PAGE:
Extracts Can Enhance Topical Products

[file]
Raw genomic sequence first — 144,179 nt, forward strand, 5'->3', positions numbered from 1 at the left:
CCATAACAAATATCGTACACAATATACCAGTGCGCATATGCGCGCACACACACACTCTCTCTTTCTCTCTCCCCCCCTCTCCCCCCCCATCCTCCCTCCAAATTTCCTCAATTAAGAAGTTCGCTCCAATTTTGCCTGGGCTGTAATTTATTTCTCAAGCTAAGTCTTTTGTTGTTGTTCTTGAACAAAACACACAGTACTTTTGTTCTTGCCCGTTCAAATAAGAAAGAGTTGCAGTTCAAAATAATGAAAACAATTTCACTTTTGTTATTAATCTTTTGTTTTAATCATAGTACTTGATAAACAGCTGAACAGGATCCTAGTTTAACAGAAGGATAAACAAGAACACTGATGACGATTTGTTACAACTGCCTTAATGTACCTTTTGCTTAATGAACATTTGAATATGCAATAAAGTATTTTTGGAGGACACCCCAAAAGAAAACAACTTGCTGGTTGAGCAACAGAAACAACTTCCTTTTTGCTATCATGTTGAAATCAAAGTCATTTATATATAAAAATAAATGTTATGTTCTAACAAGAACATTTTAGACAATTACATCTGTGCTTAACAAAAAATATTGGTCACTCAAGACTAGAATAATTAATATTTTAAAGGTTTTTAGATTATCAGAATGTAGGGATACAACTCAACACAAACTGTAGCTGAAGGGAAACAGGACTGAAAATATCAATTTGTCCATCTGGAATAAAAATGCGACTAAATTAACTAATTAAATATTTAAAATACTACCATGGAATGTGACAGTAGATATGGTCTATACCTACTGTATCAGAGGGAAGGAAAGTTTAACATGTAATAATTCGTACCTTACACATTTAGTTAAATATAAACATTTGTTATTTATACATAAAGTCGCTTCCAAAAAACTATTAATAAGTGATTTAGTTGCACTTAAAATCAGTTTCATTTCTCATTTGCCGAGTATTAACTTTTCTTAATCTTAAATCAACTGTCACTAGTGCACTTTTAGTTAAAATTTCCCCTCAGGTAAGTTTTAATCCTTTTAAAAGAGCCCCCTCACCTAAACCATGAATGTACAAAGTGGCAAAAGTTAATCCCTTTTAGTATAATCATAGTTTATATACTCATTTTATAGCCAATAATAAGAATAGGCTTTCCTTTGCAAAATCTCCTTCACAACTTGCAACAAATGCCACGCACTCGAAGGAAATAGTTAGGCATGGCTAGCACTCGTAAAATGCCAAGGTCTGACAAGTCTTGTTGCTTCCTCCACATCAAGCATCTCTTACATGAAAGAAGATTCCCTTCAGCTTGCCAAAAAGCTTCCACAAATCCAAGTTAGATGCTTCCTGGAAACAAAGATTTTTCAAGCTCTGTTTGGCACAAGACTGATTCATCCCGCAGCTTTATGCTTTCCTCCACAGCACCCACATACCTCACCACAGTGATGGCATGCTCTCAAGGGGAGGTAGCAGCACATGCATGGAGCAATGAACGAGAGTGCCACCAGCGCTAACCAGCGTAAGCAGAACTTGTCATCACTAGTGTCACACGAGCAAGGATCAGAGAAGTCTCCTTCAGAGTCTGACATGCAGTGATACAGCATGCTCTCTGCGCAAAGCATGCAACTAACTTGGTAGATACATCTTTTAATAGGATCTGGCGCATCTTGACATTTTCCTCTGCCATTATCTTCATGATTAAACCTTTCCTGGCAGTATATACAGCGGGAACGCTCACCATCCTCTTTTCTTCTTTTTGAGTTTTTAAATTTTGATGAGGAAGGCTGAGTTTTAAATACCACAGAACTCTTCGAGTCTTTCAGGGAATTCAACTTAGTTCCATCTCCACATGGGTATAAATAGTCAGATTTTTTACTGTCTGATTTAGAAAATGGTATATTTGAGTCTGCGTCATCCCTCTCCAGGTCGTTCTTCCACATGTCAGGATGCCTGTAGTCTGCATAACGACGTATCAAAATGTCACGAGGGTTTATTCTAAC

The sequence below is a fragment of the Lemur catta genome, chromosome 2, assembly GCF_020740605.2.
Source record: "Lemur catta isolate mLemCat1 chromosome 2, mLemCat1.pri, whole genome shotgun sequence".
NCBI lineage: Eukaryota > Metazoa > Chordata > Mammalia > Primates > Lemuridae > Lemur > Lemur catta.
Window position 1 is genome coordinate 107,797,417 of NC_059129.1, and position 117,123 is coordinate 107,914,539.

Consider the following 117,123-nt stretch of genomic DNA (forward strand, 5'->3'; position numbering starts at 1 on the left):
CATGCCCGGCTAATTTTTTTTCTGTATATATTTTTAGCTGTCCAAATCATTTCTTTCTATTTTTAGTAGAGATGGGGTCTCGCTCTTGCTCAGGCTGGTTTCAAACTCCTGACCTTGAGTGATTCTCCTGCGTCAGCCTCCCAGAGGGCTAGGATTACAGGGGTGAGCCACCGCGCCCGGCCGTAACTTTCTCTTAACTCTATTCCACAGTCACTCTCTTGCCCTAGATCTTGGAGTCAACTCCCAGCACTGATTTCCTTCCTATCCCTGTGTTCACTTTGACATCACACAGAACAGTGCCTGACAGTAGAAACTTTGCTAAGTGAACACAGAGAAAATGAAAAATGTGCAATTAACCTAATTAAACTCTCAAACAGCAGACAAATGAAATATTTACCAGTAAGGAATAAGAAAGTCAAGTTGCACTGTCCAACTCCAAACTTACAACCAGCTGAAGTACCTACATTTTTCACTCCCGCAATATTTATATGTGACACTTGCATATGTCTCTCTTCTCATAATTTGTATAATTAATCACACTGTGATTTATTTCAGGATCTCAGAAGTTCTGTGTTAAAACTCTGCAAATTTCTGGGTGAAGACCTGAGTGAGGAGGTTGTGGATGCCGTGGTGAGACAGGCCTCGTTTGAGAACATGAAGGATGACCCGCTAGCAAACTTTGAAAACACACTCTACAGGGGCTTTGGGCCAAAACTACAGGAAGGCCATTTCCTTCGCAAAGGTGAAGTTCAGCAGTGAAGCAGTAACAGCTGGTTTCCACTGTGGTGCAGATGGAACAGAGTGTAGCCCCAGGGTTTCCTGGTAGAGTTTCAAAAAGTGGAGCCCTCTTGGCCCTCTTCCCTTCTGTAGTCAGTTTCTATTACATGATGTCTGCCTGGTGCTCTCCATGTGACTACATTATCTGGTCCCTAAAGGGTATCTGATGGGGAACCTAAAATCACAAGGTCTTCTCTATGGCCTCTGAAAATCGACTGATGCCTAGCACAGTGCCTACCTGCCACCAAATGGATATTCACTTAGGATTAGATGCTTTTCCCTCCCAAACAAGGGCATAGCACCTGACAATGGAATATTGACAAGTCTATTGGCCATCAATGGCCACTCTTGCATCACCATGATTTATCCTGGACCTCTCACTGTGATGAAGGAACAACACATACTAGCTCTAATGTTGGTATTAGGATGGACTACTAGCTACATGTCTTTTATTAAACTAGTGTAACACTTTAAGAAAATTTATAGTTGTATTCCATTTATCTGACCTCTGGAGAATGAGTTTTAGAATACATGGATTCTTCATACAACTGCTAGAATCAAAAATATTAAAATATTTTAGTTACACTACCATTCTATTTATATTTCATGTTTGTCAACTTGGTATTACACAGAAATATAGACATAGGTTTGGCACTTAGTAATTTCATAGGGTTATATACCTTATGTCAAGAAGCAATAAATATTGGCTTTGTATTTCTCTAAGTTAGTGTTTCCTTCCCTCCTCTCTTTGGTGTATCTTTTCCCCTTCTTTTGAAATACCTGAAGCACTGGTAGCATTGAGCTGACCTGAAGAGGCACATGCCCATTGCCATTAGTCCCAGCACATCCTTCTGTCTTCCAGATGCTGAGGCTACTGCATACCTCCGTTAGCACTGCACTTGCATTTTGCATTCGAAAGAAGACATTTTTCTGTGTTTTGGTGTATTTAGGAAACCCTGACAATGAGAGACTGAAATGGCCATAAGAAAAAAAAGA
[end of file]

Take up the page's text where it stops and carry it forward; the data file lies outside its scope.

Currently, much of the scientific research focuses on the use of dietary botanicals. However, many researchers acknowledge the potential benefits of their use in sunscreens, skin care topicals and moisturizing creams. The key to developing effective cosmeceutical products is recognizing that the various plants have different properties as well as different mechanisms of action. Thus, products should be formulated to target the specific botanical’s effects. As an example, both grape seed and verbascoside have been proven to protect skin from UV oxidative stress. Although sunscreens are incredibly valuable, their inability to completely prevent UV-induced skin cancer — due to inadequate patient use and incomplete spectral protection — demonstrates the need for additional chemopreventive methods.29 Using sunscreens in conjunction with phyto stem cell-rich ingredients harnesses the photoprotective properties of these plants, which may be useful in providing additional prevention against UV-induced skin damage and other skin disorders caused by UV radiation.17,29 For example, components of grape stem cell extract have been shown to absorb radiation from the entire UVB spectrum and part of the UVA spectrum, and when applied topically they can provide additional protection against radiation penetration.28 Additionally, these stem cell-rich botanicals are known to inhibit inflammation and combat destructive free radical injury that leads to photoaging. Combining stem cell extracts from grape and lilac leaf with other anti-aging ingredients, such as neuropeptides, L-ascorbic acid (vitamin C) and alpha hydroxy acids, can yield an ideal combination that can work synergistically to treat and protect the skin. As the scientific support for plant-derived stem cell research continues to grow, it is important to understand what these botanicals offer and how they work. In doing so, plant stem cell extracts scientifically proven to work can be incorporated into cosmeceutical products that hold the promise of not only stimulating the proliferation of human skin stem cells, but also protecting the skin from UV-induced oxidative damage. Dr. Linder, a board-certified dermatologist and fellowship-trained Mohs skin cancer surgeon,is a volunteer Clinical Instructor in the Department of Dermatology at the University of California, San Francisco. Dr. Linder is currently in private practice in Scottsdale,AZ. Disclosures: Dr. Linder is Chief Scientific Officer, PCA SKIN, is National Instructor, Dermik Aes- thetics (Sculptra), and National Instructor, Aller gan Facial Aesthetics.